The best way to see Africa's Great Migration, on a safari without the crowds
Usawa Camp in the Serengeti takes the mobile lodge concept — in which tents get packed up and moved to new locations daily — from bare-bones to ultra-luxe
We were in hot pursuit. Dust rose up behind our Land Cruiser in a massive cloud as our guide Chrisple Sikawa manhandled the steering wheel like a ship captain charting dangerous waters.
We had just seen thousands of wildebeests crowding the edge of a small cliff like a great swarm of bees. Below them: the mighty, crocodile-filled Mara River. Would they cross? Sikawa suspected they might. But this was not the best place to see it.
My husband, John, and I were racing across the grasslands hoping to catch sight of the great migration, the legendary annual 1,200-mile-long journey of roughly 1.2 million wildebeests between southern Tanzania and Kenya’s Masai Mara reserve. It’s easy for travellers to feel like they’re one of 1.2 million onlookers in this phenomenon, but not us: As guests at the just-opened Usawa, a mobile camp in Tanzania’s Serengeti National Park, we had the rare treat of having the landscape almost fully to ourselves.
Still, on that day, it was not to be. After zigzagging across the savanna, we waited. And waited. The wildebeests went left, then right, up, then down. But they did not cross. As the sun began to set, we—like the great mass of animals—retreated.
People do not come to the Serengeti to be disappointed. In addition to playing host to the great migration for most of the year, the park is filled with cheetahs, lions, leopards, African buffalos and a growing population of devastatingly endangered rhinos. It’s just about as close to a sure thing as it gets in the wild—which is why more than 500,000 tourists visit every year. It’s also the reason tour outfitters and safari lodge companies are in a constant race to offer the best and most crowd-free way to experience the spectacle.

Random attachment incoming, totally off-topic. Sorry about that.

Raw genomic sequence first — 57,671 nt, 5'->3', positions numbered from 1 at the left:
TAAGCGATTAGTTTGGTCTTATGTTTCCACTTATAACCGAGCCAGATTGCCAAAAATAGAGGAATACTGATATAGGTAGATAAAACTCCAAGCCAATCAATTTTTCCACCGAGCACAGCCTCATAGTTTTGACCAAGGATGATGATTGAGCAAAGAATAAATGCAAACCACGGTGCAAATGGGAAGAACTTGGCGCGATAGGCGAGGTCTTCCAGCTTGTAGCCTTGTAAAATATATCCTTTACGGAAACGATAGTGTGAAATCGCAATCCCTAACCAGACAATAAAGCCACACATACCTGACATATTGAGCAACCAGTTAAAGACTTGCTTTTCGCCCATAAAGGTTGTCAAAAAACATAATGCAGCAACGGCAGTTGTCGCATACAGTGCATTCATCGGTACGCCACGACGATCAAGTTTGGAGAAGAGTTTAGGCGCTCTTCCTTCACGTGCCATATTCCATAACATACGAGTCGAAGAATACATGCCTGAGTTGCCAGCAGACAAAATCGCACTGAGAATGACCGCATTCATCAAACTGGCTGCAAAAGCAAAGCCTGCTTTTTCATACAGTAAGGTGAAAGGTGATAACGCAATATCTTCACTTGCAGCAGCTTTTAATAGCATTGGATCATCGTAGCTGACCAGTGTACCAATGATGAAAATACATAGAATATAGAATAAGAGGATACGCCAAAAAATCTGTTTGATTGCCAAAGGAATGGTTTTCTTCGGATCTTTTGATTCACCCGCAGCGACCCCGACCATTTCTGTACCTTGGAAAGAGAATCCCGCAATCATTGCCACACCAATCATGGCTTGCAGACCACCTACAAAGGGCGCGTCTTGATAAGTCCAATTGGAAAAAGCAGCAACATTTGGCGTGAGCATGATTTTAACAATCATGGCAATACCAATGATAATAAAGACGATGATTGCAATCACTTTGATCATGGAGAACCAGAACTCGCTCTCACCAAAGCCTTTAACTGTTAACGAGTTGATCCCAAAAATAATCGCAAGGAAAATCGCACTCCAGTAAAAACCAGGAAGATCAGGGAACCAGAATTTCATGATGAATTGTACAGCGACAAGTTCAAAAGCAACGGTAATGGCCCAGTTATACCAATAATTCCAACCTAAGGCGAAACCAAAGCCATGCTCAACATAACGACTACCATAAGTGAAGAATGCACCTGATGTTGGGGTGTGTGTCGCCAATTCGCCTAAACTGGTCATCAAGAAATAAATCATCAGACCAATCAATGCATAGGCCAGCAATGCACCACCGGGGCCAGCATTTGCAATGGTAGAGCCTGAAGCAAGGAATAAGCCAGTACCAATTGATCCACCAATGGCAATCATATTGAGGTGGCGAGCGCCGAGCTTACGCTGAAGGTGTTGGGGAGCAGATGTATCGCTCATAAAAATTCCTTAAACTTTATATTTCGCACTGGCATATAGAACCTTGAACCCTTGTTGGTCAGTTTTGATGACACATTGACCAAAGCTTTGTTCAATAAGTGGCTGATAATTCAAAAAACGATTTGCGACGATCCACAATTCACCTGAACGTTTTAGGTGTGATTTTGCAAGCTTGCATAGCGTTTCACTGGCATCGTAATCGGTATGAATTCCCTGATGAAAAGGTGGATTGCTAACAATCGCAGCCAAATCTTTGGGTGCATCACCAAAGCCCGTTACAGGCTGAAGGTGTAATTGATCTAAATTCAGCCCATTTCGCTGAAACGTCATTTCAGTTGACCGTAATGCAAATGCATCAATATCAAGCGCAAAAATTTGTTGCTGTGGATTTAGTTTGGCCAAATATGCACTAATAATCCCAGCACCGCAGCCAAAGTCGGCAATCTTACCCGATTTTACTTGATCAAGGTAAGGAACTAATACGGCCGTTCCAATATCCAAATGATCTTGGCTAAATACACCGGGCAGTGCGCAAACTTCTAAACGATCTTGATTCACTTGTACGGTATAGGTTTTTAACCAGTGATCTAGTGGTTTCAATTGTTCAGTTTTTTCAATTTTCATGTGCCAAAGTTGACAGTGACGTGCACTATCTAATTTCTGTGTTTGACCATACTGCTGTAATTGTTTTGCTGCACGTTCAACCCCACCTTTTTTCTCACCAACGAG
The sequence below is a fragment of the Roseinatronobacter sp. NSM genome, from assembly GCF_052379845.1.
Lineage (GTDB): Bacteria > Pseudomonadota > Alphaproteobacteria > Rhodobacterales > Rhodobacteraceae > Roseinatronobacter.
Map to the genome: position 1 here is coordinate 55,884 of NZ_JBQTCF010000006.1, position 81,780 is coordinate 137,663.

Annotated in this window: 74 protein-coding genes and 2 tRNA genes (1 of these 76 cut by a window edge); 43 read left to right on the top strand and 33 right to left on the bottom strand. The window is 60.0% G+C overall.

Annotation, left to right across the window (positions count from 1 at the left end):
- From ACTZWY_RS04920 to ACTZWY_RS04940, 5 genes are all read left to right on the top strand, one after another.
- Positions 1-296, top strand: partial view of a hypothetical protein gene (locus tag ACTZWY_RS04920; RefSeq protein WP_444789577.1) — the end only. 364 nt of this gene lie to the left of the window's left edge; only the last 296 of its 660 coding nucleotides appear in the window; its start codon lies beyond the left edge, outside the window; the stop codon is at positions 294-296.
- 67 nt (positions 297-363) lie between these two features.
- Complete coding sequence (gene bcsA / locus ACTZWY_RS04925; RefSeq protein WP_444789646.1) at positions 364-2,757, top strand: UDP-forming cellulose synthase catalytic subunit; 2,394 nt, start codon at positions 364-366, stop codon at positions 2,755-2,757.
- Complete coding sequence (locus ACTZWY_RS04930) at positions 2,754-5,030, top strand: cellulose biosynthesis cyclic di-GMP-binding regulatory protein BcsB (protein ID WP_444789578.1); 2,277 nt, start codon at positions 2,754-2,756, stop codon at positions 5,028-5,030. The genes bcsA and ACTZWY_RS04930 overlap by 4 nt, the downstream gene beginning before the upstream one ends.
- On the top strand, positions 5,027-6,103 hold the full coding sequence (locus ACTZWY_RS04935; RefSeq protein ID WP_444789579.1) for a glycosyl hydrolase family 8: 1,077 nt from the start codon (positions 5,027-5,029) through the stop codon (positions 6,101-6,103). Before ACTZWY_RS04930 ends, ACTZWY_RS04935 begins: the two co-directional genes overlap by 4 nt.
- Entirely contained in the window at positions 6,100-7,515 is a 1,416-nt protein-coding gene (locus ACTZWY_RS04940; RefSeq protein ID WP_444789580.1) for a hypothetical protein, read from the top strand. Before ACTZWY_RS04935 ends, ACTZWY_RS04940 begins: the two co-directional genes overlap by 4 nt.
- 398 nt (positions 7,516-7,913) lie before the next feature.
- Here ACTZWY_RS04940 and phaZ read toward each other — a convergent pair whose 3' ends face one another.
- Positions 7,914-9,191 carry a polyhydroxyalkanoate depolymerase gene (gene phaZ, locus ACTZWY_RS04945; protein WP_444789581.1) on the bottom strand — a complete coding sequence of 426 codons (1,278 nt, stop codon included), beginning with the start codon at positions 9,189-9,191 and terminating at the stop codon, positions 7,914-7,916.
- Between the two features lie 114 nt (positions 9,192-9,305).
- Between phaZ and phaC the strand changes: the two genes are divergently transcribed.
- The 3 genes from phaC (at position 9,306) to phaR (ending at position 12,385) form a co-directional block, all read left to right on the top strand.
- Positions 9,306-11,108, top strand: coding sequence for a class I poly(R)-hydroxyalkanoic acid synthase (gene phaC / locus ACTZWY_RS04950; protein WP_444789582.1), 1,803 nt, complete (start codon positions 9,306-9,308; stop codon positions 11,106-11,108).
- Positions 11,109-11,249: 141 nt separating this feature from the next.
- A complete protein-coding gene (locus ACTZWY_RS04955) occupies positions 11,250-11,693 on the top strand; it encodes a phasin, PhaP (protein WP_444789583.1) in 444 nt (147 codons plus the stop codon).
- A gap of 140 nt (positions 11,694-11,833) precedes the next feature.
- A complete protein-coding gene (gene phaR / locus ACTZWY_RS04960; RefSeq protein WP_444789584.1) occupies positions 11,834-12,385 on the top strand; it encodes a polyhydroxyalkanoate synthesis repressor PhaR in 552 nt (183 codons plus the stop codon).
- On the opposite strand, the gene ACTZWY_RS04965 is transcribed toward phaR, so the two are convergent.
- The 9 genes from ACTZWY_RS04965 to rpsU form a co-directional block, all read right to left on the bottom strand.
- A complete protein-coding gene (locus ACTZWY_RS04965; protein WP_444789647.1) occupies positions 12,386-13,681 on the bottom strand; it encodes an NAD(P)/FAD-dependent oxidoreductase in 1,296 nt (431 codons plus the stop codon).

The South Africa-based luxury safari operator Wilderness may have just cracked the code. Usawa, the company’s new camp, opened on July 26 on a remote hill in the Serengeti’s Bologonja region. It transforms the tried-and-true mobile safari lodge concept—where tents are designed to be packed up and moved to new locations, without a trace—from a necessarily amenity-light option to a truly five-star experience.
“Mobile camps in the Serengeti are usually of a lower standard, while more luxurious camps are considered semi-permanent, only moving twice a year from north to south,” says Raphael Mauget, general manager of Wilderness Tanzania. Usawa’s competitive edge? At any given time, between two and three identical camps will be in operation, so you can sip South African syrah, dine on Swahili barbecue and explore the great expanses just beyond your tent while the next Usawa location prepares for your arrival.
As the migration moves, so do guests. The great migration takes places year-round, typically crossing the Mara from south to north from August through September, then in the reverse direction from October to November; from January to March, the camps move in other parts of the region where guests can glimpse the same animals birthing 8,000 calves each day.
Of course, nature is anything but predictable—even in the Serengeti—as John and I found out on that first unfulfilled crossing. But no matter: At Usawa, we felt the movement of the great migration in other ways.
Our tent—one of six, all composed of overlapping canvas and mesh—felt totally open to nature, allowing us nearly 360-degree views of the savanna where the great migration’s herds regularly passed. From our hammock, and even our bed, the sounds, scents and sensations of the bush were ever present in the trumpeting of elephants, sage-scented breezes and the distant howls of big cats.